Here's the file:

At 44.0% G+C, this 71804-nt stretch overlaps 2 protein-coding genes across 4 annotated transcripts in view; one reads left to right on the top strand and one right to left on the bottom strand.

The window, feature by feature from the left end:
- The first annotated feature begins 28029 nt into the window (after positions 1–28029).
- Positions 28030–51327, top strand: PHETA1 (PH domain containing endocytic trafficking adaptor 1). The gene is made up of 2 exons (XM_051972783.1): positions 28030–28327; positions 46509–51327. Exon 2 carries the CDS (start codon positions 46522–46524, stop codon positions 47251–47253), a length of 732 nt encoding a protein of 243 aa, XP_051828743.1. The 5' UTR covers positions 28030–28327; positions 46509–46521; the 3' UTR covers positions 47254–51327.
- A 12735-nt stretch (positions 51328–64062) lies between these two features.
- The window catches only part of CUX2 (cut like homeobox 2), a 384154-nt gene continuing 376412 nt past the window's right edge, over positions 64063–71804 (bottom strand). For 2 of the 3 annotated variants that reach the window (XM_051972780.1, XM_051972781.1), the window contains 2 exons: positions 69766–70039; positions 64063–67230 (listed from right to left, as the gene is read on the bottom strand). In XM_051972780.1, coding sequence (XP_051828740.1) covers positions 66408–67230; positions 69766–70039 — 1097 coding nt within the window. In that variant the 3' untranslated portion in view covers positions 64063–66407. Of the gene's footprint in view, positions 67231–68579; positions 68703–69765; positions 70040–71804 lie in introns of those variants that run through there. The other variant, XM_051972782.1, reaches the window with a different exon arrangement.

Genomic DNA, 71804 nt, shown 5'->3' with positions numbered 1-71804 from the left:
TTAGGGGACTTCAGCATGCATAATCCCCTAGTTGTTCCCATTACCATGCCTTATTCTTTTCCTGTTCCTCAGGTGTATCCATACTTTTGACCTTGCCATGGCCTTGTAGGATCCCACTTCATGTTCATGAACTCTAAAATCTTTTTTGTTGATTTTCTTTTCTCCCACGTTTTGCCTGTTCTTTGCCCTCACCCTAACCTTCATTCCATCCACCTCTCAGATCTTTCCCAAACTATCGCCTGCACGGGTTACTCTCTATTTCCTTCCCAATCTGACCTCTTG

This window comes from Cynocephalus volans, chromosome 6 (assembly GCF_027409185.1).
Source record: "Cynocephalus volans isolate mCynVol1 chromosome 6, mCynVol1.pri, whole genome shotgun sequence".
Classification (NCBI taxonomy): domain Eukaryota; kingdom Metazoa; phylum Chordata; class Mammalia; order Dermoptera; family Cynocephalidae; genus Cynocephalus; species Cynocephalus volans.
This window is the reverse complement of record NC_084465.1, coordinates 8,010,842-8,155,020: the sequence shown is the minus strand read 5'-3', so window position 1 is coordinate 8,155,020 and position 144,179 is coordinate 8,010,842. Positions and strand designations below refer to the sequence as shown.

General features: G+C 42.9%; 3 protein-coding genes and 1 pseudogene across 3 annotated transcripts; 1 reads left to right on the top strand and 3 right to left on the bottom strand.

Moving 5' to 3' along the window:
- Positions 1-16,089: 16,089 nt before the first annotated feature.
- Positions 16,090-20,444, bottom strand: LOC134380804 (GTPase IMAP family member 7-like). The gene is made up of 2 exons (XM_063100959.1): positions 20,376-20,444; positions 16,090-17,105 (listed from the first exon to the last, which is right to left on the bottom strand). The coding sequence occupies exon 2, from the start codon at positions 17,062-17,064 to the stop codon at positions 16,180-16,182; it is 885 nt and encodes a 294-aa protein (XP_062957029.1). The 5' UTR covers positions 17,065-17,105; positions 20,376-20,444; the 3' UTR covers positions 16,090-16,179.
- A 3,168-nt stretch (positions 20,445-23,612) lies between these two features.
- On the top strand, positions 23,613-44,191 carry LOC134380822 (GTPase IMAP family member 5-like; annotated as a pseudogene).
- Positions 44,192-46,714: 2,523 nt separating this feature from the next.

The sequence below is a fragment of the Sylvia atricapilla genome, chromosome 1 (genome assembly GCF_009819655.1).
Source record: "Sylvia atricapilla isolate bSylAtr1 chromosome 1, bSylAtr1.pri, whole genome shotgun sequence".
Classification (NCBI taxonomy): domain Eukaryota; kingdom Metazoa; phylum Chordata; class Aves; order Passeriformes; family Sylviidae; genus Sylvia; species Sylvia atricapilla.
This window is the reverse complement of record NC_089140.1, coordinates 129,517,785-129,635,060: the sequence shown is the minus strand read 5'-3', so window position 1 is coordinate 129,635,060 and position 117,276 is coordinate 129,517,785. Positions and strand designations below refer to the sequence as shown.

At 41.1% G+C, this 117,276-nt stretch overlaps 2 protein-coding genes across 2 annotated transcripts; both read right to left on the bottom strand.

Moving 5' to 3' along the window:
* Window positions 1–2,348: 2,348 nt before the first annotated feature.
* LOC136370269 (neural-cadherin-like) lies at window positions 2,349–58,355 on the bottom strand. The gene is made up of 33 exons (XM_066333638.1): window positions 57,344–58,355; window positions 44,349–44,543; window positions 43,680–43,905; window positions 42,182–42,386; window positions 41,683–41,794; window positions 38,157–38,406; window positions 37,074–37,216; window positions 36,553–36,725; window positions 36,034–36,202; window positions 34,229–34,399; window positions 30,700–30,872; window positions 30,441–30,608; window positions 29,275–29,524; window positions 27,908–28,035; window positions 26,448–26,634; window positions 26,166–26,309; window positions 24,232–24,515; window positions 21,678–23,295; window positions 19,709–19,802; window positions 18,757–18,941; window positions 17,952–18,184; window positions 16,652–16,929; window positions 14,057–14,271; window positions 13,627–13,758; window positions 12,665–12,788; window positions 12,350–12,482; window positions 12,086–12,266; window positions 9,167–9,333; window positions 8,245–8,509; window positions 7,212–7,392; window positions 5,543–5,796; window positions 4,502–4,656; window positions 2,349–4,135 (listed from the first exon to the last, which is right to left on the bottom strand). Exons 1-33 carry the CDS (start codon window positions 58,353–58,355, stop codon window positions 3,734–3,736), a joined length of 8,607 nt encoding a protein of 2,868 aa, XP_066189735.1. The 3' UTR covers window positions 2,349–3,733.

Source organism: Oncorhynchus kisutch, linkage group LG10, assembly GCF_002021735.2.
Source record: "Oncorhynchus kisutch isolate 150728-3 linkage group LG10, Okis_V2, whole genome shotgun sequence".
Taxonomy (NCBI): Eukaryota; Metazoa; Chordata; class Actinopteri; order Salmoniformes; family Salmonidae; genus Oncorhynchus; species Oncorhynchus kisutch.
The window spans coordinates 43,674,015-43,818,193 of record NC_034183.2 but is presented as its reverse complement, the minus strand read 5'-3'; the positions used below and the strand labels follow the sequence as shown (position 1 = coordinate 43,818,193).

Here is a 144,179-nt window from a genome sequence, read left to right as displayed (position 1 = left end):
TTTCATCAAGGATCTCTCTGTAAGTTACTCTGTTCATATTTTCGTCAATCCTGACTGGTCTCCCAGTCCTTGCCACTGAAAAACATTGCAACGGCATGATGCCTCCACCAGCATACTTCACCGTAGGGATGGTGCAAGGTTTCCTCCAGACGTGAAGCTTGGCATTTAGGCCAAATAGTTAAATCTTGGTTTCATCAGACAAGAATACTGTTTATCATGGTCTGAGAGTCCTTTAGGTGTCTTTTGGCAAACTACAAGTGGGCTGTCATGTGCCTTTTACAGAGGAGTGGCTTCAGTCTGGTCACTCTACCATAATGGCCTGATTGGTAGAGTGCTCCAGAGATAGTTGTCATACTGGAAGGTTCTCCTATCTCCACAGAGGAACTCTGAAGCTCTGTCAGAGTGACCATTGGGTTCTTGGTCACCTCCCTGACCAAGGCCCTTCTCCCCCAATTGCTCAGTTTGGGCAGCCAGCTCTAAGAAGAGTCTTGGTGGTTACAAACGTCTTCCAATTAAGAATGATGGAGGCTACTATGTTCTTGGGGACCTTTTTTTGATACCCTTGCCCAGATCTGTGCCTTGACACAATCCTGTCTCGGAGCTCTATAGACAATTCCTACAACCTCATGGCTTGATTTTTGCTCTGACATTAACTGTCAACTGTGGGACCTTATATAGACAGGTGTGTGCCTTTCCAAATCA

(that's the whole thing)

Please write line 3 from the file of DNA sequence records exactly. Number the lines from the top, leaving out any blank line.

- The first annotated feature begins 28029 nt into the window (after positions 1–28029).